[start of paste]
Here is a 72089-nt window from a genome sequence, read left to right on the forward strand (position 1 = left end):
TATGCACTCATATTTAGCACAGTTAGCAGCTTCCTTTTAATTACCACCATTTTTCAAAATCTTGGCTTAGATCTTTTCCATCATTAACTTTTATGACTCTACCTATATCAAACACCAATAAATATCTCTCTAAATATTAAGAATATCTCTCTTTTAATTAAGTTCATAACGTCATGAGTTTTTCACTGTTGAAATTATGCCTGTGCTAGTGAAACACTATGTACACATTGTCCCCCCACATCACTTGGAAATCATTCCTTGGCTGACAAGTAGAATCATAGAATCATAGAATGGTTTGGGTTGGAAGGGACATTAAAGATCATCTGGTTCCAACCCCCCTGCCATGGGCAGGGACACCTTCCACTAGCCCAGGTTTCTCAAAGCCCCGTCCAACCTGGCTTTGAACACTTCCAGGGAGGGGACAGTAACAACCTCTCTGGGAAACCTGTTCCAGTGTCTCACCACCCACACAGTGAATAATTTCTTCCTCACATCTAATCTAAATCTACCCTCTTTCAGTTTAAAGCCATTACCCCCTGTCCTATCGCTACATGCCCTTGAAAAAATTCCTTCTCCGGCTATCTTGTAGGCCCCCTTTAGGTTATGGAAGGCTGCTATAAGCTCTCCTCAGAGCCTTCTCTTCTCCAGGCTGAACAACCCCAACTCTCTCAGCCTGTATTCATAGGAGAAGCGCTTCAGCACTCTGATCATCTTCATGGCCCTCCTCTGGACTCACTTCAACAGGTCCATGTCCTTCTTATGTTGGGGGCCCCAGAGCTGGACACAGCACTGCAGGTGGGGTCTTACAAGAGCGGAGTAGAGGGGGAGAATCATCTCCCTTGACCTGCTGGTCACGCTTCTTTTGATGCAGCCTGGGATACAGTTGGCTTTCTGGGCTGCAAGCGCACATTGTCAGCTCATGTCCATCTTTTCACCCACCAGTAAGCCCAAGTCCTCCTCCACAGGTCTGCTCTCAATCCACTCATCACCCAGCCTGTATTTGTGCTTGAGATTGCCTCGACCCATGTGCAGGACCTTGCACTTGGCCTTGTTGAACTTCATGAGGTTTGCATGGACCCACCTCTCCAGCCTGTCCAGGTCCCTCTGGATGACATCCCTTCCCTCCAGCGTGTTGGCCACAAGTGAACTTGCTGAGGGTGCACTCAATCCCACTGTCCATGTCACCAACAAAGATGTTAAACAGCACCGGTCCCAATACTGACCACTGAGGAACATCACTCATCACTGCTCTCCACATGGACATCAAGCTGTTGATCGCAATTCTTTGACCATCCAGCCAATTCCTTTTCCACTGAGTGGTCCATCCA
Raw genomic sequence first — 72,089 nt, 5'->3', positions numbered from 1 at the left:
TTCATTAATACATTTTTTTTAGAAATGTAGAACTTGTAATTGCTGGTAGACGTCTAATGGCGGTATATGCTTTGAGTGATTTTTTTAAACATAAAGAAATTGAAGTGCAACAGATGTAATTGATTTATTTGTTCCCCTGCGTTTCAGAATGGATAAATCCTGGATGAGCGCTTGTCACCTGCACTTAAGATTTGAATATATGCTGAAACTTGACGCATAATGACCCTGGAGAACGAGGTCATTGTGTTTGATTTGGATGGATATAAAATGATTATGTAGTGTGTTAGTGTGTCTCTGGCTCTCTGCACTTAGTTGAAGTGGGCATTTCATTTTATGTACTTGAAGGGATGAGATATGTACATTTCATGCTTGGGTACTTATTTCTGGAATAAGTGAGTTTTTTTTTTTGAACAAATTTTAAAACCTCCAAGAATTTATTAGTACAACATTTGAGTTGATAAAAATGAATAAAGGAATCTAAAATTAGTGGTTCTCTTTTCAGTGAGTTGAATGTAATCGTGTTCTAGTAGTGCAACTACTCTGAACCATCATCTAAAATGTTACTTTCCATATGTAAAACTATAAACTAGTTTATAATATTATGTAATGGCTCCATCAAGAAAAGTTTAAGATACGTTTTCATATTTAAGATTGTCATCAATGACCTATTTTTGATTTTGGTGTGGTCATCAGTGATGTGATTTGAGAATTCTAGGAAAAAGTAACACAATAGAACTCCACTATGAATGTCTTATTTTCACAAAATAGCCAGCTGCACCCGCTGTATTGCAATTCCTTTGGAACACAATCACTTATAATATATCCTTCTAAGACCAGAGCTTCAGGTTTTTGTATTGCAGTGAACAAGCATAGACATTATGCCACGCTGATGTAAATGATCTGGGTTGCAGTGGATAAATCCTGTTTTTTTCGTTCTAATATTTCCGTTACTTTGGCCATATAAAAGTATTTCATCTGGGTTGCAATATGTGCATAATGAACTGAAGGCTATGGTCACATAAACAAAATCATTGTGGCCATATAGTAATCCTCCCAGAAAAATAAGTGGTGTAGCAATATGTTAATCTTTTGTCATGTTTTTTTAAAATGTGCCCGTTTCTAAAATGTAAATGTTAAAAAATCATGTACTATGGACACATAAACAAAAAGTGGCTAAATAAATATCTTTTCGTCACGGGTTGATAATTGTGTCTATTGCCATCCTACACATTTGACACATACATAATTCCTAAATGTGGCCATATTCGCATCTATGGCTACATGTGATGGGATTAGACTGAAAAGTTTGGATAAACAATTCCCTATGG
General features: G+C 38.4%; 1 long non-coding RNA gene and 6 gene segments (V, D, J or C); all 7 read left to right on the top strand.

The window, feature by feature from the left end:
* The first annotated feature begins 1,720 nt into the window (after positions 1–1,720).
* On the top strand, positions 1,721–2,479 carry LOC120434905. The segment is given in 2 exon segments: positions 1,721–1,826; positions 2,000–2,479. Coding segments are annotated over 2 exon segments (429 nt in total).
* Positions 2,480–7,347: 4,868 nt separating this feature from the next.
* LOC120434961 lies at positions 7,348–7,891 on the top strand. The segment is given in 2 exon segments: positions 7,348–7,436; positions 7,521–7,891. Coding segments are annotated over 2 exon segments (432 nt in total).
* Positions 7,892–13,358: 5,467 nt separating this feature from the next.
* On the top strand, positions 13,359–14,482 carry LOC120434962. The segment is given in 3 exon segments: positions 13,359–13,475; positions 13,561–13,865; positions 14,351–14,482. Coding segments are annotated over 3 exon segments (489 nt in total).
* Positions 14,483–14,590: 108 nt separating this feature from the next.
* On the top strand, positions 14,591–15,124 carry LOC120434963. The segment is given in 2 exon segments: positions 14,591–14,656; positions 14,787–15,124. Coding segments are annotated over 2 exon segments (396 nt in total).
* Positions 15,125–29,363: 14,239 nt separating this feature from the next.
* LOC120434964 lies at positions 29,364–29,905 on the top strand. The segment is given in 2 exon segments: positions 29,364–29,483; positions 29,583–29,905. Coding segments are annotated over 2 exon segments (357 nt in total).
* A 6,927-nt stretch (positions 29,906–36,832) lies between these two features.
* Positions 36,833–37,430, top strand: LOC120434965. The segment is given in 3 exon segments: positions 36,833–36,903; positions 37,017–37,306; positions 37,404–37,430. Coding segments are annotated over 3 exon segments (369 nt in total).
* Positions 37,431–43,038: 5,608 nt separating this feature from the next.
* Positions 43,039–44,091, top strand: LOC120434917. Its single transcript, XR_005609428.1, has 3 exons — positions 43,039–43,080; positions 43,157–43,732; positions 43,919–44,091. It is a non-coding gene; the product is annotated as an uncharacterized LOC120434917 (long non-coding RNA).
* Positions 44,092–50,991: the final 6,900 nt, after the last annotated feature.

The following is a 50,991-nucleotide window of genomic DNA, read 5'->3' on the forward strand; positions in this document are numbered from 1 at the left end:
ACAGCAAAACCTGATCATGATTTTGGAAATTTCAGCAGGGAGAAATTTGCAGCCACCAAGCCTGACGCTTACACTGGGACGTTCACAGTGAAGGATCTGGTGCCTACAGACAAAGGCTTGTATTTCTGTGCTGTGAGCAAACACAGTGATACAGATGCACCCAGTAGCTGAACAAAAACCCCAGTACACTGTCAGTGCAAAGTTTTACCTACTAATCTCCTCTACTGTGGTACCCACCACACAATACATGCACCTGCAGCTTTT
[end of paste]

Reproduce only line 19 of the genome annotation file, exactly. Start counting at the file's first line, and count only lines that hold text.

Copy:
* Positions 37,431–43,038: 5,608 nt separating this feature from the next.